ESPN reporter Kate Fagan and yoga expert Kathryn Budig to discuss mental health in Park City
An Evening with Kate Fagan
April 5 at 6 p.m. to 9 p.m.
Blair Education and Conference Center
Park City Hospital
Free admission, first 100 attendees will receive a free copy of “What Made Maddy Run”
Vinyasa Flow with Kathryn Budig
April 7 at 10:30 a.m. to 12:30 p.m.
Tadasana Yoga Studio
Tickets are $70
While Kate Fagan’s career as a sports journalist has taken her to Vivint Smart Home Arena multiple times, next week is set to be her first time visiting Park City and, possibly, skiing, she said.
Fagan, an ESPN reporter, and her fiancee, widely published yoga instructor Kathryn Budig, are scheduled to visit Park City for a series of events hosted by the mental health awareness nonprofit CONNECT Summit County. Fagan’s talks and Budig’s yoga class will incorporate themes from “What Made Maddy Run,” a book Fagan authored telling the story of Madison Holleran. Holleran, a star athlete at the elite University of Pennsylvania, died by suicide in 2014, and the book investigates the role that pressure and social media played in her mental health, as well as in the broader culture among young people in America today.
Fagan will present a series of talks, one at Park City High School on Wednesday, April 4, and one for the public, with free admission, at the Park City Hospital on Thursday, April 5, from 6 to 9 p.m. Budig will lead a yoga session at Tadasana Yoga Studio on Saturday, April 7, from 10:30 a.m. to 12:30 p.m. Tickets run $70.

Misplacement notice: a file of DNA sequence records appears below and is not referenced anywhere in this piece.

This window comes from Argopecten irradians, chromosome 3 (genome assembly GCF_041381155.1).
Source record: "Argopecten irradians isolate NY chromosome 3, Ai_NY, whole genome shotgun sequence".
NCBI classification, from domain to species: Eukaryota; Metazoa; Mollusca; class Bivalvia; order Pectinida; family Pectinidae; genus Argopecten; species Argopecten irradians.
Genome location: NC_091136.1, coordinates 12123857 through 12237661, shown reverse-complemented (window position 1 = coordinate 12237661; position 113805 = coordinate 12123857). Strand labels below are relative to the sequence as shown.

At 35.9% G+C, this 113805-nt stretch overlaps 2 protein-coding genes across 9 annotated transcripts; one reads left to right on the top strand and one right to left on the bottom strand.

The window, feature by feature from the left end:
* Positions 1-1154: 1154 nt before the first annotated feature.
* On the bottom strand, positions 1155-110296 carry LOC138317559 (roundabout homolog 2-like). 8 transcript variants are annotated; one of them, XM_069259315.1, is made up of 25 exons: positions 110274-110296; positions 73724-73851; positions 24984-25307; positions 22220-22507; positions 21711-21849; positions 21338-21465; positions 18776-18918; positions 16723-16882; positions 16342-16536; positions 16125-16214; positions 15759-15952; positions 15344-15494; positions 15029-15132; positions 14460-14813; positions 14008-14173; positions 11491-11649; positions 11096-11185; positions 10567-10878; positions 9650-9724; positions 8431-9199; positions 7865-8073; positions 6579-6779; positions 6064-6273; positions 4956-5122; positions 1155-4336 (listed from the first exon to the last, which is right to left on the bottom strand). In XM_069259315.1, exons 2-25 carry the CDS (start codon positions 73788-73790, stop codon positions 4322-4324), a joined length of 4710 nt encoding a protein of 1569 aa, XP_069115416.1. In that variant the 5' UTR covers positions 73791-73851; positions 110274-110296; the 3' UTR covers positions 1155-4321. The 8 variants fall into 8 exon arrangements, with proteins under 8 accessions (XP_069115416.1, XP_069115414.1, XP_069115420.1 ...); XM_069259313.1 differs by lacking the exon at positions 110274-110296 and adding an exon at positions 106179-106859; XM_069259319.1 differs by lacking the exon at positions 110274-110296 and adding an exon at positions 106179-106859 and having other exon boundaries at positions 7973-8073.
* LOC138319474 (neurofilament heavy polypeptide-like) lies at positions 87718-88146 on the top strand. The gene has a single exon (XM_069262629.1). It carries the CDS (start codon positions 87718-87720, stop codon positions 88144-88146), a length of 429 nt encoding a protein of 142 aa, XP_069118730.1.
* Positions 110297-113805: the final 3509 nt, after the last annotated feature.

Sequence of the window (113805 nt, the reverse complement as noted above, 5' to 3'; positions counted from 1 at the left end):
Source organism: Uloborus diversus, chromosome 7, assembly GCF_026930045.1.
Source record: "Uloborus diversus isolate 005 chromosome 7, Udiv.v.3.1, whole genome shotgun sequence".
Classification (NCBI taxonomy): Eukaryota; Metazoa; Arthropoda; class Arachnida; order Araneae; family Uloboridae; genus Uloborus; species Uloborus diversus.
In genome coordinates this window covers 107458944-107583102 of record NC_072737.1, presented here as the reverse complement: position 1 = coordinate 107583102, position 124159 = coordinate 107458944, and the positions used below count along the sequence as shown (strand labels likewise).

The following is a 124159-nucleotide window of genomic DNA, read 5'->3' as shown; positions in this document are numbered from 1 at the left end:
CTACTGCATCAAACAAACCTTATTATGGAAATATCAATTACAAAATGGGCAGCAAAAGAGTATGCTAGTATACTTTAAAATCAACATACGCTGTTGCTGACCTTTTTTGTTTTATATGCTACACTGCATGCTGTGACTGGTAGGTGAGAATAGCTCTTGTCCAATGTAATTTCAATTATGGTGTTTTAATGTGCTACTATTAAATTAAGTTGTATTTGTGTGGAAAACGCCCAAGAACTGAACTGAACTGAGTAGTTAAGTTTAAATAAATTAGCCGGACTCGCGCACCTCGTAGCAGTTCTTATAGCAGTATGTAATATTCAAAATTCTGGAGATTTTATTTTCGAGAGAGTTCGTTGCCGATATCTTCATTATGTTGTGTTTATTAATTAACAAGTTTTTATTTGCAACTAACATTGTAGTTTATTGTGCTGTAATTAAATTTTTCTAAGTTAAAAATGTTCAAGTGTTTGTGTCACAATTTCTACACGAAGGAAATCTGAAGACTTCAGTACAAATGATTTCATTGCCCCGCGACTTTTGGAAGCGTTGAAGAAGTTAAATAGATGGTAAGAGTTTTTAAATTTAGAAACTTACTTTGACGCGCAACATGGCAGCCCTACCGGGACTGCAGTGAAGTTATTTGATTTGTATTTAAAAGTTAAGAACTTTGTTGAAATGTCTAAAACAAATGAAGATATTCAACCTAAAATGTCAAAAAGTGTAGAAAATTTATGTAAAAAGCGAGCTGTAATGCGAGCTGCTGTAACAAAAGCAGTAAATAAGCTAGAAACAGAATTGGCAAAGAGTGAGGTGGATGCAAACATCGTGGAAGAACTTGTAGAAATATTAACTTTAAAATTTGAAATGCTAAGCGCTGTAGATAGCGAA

Fagan, formerly a star basketball player for the University of Colorado Buffaloes and now a regular contributor to ESPN on- and off-air, knows a thing or two about pressure. She said she hopes her presentation to PCHS, a student body consistently rated among the top in the state in academics, will strike a chord.
“The thing that’s been mindblowing about this generation is that it’s been one of the most emotionally intelligent generations we’ve ever had,” Fagan said. “The more aware we can make high school students right now, the more they can take ownership and try to really look at themselves and see how they can help their peers.”
As a whole, Fagan wants her and Budig’s presentations to draw a broader audience than those who are already aware of the youth mental health crisis.
“This is going to be a conversation for anyone with kids on how to understand what our culture is doing right now and behaving that might be impacting their brains, so that we can be more proactive about it rather than just waiting until there’s a triage crisis situation,” she said.
The first 100 attendees present for Fagan’s talk at the Park City Hospital will receive a free copy of “What Made Maddy Run.”
Budig, former yoga editor for Women’s Health and co-host of ESPNW’s “Free Cookies” podcast with Fagan, will incorporate the same themes from “What Made Maddy Run” in a more physical fashion, according to CONNECT executive director Shauna Wiest.
“Everyone will get a good sweat,” Wiest said. “She’s going to pick up on a lot of the themes of body image, social media; why struggle is not weakness.”
The class will include mantra meditation, breathwork, challenging postures, and more, Wiest said.
Wiest said the effort to bring Budig and Fagan, both of whom are well known in their fields, came after she and others at CONNECT read “What Made Maddy Run” themselves and found it applicable to Park City’s culture.
“When I was explaining this book to several of the Park City High School students, they said, ‘Oh my gosh, I’m applying to that school; that sounds like me,’” she said. “We want people to really sit up and listen.”
More information on the events can be found at CONNECT Summit County’s website.
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